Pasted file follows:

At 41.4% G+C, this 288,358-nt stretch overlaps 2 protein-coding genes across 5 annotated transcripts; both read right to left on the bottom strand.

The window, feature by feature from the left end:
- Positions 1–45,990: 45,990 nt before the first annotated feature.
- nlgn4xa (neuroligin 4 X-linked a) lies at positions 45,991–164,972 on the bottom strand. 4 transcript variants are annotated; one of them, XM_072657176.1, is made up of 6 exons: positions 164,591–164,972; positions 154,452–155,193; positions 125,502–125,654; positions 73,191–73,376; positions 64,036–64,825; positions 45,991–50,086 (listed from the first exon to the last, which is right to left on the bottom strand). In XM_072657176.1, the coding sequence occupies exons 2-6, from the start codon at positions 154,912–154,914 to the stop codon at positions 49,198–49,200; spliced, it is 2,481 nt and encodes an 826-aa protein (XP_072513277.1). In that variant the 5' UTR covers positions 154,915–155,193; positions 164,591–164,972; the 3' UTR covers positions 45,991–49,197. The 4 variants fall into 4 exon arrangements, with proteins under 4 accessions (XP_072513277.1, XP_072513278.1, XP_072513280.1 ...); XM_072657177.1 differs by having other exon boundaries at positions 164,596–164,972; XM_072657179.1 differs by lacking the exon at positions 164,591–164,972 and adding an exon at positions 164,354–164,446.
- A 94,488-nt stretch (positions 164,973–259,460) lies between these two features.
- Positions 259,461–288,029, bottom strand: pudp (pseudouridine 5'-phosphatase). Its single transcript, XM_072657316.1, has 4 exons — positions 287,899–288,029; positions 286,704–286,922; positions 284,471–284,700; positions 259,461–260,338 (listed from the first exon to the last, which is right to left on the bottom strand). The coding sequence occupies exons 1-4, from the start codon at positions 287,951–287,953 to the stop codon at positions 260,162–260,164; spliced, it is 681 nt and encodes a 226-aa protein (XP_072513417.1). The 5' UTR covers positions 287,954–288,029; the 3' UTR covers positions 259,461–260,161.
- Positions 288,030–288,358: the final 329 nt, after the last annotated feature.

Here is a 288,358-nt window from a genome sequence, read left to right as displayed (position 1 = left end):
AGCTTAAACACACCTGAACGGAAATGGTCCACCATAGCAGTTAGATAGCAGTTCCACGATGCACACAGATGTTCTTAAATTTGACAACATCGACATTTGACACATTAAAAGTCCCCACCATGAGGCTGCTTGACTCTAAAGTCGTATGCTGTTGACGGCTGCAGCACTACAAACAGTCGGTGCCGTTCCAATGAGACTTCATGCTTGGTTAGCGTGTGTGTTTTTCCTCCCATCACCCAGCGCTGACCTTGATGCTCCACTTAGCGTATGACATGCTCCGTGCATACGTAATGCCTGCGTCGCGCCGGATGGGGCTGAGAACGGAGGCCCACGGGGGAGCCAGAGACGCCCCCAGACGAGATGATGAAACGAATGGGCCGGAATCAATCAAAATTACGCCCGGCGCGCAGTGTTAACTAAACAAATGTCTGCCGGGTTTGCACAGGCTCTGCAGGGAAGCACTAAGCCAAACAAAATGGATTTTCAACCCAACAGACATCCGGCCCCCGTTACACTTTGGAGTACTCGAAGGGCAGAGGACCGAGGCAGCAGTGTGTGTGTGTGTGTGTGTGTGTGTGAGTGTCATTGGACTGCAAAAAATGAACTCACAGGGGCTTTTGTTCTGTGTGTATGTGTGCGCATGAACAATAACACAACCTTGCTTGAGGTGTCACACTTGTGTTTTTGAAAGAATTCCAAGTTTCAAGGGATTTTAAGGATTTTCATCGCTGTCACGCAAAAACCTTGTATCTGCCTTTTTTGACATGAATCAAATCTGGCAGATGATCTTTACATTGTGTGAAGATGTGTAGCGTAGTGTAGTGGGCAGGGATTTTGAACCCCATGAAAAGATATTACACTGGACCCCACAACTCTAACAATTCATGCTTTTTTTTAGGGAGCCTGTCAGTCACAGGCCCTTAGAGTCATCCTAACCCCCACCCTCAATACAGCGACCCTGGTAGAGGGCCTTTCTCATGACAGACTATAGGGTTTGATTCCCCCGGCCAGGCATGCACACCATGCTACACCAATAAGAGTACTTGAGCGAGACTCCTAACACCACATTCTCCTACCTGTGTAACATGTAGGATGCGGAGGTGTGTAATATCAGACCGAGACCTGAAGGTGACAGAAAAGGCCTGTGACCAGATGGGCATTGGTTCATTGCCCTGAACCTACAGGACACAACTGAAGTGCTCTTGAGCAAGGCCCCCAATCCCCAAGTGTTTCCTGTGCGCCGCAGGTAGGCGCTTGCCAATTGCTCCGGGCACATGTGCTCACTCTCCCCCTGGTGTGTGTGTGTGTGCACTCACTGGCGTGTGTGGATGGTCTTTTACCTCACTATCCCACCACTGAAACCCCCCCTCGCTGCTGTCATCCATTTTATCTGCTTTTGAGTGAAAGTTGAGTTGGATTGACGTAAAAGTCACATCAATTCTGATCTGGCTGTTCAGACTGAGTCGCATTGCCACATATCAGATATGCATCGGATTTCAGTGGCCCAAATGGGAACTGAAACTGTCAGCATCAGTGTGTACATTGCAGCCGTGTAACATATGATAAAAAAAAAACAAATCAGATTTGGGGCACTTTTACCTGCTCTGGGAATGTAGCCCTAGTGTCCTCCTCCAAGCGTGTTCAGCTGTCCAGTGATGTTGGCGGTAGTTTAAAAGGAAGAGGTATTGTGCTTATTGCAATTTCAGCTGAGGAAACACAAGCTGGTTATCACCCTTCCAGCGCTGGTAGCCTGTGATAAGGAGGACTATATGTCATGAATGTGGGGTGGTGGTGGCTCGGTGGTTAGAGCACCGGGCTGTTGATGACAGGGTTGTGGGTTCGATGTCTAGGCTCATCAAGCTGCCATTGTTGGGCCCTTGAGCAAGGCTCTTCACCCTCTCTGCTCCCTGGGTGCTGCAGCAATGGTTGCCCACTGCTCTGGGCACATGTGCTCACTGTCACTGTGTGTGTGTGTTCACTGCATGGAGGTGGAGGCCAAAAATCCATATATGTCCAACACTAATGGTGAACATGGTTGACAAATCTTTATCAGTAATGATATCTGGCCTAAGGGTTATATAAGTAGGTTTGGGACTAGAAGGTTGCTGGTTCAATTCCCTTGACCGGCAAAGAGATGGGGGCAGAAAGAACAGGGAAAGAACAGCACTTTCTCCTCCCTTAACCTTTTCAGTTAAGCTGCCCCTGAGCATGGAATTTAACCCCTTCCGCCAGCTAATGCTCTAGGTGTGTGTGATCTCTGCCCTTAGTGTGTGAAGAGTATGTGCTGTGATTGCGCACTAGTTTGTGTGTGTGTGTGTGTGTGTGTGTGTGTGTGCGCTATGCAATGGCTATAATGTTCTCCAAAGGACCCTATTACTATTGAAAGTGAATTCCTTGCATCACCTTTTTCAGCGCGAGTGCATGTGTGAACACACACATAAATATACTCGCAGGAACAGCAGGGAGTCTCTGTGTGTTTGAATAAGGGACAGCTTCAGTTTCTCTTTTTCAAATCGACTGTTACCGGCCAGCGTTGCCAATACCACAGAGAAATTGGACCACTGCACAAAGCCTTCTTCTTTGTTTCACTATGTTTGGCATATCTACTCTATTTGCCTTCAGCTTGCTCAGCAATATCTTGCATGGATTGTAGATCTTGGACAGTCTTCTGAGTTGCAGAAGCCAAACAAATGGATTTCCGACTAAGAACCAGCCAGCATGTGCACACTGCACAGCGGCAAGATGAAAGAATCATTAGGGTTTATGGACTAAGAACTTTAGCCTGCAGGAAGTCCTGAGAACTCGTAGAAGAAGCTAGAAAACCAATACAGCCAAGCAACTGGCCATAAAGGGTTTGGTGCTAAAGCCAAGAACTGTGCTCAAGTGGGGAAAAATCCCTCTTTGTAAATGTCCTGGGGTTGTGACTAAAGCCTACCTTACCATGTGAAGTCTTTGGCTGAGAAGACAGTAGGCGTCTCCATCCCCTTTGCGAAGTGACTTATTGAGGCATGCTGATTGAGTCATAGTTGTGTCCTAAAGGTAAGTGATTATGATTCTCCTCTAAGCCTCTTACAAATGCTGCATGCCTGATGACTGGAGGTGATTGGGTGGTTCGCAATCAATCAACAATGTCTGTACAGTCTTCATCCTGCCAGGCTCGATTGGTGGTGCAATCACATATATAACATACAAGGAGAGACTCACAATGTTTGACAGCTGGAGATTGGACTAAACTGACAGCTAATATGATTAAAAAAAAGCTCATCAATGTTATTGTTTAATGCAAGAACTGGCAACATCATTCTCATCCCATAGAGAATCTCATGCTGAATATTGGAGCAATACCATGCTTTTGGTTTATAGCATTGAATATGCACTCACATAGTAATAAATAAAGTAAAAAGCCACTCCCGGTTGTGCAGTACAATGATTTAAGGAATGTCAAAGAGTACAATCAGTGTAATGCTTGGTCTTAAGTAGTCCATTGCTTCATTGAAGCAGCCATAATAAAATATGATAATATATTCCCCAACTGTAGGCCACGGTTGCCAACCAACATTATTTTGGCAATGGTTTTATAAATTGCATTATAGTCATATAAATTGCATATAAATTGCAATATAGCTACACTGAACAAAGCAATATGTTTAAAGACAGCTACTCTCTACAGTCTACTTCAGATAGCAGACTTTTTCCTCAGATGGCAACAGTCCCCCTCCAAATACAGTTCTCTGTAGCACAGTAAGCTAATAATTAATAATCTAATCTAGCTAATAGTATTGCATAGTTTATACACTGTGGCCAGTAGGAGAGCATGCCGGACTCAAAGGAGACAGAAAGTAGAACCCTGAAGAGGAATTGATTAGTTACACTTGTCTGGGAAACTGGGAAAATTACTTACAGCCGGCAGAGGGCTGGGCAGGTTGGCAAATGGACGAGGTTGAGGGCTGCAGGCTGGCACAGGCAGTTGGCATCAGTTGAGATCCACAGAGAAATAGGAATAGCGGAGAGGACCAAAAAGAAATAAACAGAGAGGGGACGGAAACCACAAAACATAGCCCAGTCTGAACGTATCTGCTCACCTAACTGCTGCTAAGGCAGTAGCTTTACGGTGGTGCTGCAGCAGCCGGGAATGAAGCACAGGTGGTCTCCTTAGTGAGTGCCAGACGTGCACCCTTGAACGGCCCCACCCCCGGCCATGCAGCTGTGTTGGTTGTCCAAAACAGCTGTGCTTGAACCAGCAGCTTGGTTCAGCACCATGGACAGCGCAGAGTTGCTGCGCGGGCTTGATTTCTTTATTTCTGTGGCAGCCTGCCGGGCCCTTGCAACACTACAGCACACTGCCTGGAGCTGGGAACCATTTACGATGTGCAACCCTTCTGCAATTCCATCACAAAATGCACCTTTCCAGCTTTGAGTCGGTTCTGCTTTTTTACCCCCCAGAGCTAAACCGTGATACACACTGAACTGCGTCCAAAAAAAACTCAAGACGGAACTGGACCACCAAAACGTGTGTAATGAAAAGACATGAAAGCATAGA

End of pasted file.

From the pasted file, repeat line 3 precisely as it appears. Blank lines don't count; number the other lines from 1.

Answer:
- Positions 1–45,990: 45,990 nt before the first annotated feature.